The US state of California filed a lawsuit on Wednesday against online shopping giant Amazon for allegedly violating antitrust laws by blocking price competition. Rob Bonta, the Californian attorney general, said that Jeff Bezos’s company forces small retailers to keep prices artificially high through unfavorable agreements or the fear of having their products taken down from the platform. The lawsuit wants the court to order Amazon to end these practices, and to pay $2,500 in damages for each affected third-party seller.
“For years, California consumers have paid more for their online purchases because of Amazon’s anticompetitive contracting practices,” said Bonta in a statement. The 84-page lawsuit, which is heavily redacted to protect sensitive information, underscores how heavily retailers depend on Amazon. The online platform gives retailers the chance to market their products to the 160 million households that are Amazon Prime members. The company controls 80% of US retail sales of books and magazines, and 50% of electronics, packaged goods and toys.
“For hundreds of thousands of merchants – both third-party sellers and wholesale suppliers – Amazon represents a critical portion of their sales – 20-30% or more – that they could not recover through other channels if they stopped selling on Amazon,” the lawsuit states. The company’s influence on small businesses and third parties is even greater, as they can generate between 80 and 100% of sales from the platform. “Amazon is not loved by sellers, but they are trapped in the platform. You have no choice but to make a deal with the devil,” said an unnamed Amazon competitor in an internal memo.
According to California’s prosecutors, all retailers who want to sell their products on Amazon are offered a Business Solutions Agreement. Under this contract, merchants are barred from selling products at lower prices on their own websites or at the stores of Amazon’s rivals. The agreements require that the wholesaler guarantee Amazon a minimum profit, according to the complaint, meaning the seller must make up the difference if it doesn’t reach that margin.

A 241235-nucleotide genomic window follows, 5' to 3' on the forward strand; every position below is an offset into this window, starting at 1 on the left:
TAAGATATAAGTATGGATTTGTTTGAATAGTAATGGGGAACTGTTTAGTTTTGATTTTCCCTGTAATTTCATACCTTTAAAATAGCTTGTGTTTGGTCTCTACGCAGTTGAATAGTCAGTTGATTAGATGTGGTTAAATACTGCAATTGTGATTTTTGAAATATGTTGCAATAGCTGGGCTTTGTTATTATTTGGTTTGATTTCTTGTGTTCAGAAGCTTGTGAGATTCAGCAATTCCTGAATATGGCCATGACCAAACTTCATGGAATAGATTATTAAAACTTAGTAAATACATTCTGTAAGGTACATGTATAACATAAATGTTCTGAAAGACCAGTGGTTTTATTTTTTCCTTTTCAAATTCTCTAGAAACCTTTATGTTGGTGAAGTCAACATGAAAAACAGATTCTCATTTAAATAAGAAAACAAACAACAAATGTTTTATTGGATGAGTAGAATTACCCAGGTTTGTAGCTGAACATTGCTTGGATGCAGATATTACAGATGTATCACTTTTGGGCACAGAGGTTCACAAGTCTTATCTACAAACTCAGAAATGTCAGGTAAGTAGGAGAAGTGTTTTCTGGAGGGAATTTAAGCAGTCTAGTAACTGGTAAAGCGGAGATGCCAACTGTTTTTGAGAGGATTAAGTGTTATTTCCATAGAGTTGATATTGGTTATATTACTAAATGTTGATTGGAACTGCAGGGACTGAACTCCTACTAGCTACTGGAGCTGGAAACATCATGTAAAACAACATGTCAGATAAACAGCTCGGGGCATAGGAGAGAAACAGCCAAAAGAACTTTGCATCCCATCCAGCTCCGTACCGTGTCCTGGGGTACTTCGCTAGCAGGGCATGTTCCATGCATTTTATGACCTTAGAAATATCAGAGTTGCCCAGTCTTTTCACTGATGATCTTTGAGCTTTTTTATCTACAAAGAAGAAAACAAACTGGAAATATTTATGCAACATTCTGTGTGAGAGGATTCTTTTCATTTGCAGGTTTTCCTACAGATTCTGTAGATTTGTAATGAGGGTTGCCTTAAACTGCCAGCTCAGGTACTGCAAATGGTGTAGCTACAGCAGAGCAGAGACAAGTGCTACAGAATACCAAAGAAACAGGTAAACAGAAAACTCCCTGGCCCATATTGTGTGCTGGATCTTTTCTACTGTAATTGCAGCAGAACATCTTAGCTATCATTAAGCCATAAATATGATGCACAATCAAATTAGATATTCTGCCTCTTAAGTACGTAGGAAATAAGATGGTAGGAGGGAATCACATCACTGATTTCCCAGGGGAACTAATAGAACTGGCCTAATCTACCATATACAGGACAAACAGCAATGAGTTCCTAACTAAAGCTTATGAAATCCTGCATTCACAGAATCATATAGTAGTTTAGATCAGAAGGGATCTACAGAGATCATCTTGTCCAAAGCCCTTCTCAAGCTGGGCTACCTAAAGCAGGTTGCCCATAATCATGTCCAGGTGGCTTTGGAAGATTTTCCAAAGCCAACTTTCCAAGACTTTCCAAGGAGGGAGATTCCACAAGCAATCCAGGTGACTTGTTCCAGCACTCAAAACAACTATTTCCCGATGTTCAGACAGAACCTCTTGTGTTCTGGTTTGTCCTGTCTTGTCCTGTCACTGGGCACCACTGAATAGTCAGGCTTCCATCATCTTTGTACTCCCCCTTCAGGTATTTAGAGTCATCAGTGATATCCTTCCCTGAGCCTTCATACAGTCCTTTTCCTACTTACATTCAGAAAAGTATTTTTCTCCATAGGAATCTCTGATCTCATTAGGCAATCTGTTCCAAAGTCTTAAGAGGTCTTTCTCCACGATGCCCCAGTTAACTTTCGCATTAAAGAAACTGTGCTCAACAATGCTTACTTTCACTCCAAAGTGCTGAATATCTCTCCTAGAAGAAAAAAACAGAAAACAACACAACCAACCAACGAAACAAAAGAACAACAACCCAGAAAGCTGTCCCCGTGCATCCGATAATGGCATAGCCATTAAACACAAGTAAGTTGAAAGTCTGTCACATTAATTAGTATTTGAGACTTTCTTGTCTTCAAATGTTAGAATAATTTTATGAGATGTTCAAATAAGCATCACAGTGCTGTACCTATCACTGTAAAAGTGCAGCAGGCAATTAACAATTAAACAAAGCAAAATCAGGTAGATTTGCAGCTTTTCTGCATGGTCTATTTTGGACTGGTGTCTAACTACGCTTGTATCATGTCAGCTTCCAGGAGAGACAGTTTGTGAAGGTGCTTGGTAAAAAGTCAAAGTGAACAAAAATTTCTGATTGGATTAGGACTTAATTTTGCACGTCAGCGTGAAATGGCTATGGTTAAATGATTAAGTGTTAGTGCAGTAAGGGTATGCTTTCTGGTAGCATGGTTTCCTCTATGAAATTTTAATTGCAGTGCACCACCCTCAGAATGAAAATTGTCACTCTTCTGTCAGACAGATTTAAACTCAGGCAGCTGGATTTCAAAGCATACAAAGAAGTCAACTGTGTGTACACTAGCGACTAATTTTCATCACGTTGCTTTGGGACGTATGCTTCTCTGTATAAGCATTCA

According to Bonta, Amazon knows that merchants cannot afford to say no to these conditions, even if they mean inflating prices. “With other e-commerce platforms unable to compete on price, consumers turn to Amazon as a one-stop shop for all their purchases. This perpetuates Amazon’s market dominance, allowing the company to make increasingly untenable demands on its merchants,” he said. A consumer advocacy organization claimed in a December 2021 report that Amazon pockets 34% of every transaction made on its platform. According to the group, this percentage was 20% in 2018 and 19% in 2014. The average price that merchants pay just to offer a product has also increased by 28% since 2015.
This is not the first lawsuit to be filed against Amazon. In May 2021, the District of Columbia also filed an antitrust lawsuit against Amazon. In the lawsuit, DC Attorney General Karl Racine accused the e-commerce giant of “illegally abusing and maintaining its monopoly power by controlling prices across the online retail market.” At the time, Amazon spokesperson Jack Evans said: “The DC Attorney General has it exactly backwards – sellers set their own prices for the products they offer in our store. Amazon takes pride in the fact that we offer low prices across the broadest selection, and like any store we reserve the right not to highlight offers to customers that are not priced competitively.”
The Federal Trade Commission, the European Union and a special legislative committee are also investigating Amazon for blocking price competition. The lawsuit in California, however, is important because it is one of the company’s most important markets in the United States.
According to California, Amazon’s dominance in warehousing and logistics operations is another barrier for competitors. Bezos’s company has 10,000 trucks and its own fleet of planes, which carry out deliveries from hundreds of warehouses across the country. “Amazon now handles a parcel volume comparable to those handled by the top carriers, including UPS, FedEx and the US Postal Service,” the lawsuit states, adding that Amazon surpassed FedEx’s market share in 2020 thanks to the Covid-19 pandemic. That same year, the company achieved its highest profit in its history with a net profit of $5.2 billion.